Describes the vertical air motion that occur when the atmosphere is unstable. Convection often gives rise to the formation of convective cloud (Cumulus, Towering Cumulus and Thunderclouds) and showery precipitation.
The transfer of heat through a moving gas (air) and a surface, or the transfer of heat from one point to another within a gas. In hydronic heating, cool air falls to the floor where it is heated by metal fins in a baseboard radiator and then rises to transfer heat to the environment through natural convection.
The transport of energy by fluid motions occurring in gases, in liquids, or in semi rigid material such as the earth's mantle. These motions are usually driven by the buoyancy of heated material, which tends to rise while cooler material descends. A to F | G to L | M to R | S to Z
One of the three possible modes of heat transfer (the others are conduction and radiation), this refers to heat transfer when a moving fluid (can be liquid or gas) is present; the heat is transferred by the bulk motion of the fluid.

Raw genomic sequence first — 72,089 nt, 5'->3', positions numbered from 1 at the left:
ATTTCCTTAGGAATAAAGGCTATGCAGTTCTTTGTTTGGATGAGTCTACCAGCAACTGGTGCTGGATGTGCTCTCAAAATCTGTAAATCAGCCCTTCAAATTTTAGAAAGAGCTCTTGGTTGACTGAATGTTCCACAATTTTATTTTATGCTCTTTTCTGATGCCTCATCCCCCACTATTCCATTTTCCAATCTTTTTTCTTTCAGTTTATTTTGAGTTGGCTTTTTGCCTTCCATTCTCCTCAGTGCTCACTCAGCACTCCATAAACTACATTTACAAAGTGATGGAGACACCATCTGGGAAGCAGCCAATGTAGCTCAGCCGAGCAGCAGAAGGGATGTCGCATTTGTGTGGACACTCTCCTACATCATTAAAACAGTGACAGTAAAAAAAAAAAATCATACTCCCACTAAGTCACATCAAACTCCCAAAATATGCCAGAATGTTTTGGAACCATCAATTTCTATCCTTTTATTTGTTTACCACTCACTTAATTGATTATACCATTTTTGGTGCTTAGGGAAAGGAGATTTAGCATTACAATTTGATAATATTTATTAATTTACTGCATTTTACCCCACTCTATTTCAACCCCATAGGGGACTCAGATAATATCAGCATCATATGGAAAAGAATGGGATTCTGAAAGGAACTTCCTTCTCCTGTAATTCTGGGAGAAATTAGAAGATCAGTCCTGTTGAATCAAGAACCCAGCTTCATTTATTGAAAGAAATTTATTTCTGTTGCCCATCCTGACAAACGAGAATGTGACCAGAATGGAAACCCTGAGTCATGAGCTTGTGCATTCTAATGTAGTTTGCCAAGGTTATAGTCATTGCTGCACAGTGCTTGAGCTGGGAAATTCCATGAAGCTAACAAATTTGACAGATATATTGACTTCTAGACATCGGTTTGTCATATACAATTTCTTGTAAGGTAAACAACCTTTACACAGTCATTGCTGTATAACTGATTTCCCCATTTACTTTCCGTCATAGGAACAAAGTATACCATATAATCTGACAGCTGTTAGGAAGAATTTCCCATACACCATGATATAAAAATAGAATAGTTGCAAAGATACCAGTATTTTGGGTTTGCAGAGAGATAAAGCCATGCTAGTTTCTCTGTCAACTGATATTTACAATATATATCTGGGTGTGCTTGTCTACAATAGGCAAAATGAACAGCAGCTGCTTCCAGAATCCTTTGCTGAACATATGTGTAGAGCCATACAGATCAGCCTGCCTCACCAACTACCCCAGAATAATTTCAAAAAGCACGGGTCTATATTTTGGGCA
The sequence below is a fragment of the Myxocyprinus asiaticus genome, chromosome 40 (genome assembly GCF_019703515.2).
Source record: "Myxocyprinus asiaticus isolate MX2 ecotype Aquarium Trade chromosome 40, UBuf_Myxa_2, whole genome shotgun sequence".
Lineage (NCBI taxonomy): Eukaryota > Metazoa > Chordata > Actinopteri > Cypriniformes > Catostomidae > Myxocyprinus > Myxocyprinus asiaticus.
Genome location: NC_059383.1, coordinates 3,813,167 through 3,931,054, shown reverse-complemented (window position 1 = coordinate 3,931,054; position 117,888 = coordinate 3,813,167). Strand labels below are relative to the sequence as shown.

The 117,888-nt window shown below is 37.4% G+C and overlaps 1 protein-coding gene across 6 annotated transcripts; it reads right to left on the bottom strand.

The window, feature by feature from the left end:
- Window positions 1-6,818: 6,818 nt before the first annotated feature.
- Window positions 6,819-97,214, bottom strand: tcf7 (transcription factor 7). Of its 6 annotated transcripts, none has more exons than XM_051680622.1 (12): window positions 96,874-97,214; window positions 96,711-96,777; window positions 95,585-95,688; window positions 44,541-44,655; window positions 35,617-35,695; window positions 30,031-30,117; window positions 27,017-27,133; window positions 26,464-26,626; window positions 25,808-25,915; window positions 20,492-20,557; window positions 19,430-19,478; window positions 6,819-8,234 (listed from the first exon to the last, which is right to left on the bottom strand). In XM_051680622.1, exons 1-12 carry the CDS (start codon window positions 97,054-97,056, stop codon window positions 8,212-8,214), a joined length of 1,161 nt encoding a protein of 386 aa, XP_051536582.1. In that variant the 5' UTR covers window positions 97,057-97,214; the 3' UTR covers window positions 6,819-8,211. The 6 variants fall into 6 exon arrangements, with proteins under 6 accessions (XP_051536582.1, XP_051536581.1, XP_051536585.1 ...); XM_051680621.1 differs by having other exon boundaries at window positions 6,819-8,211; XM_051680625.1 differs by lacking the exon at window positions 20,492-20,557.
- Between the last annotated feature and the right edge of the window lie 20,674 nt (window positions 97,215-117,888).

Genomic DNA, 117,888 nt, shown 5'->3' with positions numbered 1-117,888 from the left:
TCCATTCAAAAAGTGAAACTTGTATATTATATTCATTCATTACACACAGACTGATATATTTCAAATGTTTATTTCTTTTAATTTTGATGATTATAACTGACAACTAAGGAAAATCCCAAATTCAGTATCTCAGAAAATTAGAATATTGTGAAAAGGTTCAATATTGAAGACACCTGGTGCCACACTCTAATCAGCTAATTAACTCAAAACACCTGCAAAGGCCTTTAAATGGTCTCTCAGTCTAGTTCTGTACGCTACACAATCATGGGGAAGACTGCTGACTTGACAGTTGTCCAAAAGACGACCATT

atmospheric motions that are predominantly vertical, such as rising air currents produced by surface heating. Forced convection happens when air is forced to rise by something, such as an advancing cold front or mountains. Free convection is the rising of heated air and the sinking of cooler air without the need of external forces.
The transfer of heat by the movement of heated liquid or gas. Vertical rising of heat energy (heat convection) in the atmosphere occurs when a shallow layer of air in contact with a hot surface warms up, becomes more buoyant (warmer air is less dense than colder air), and rises, taking with it the energy that it has stored.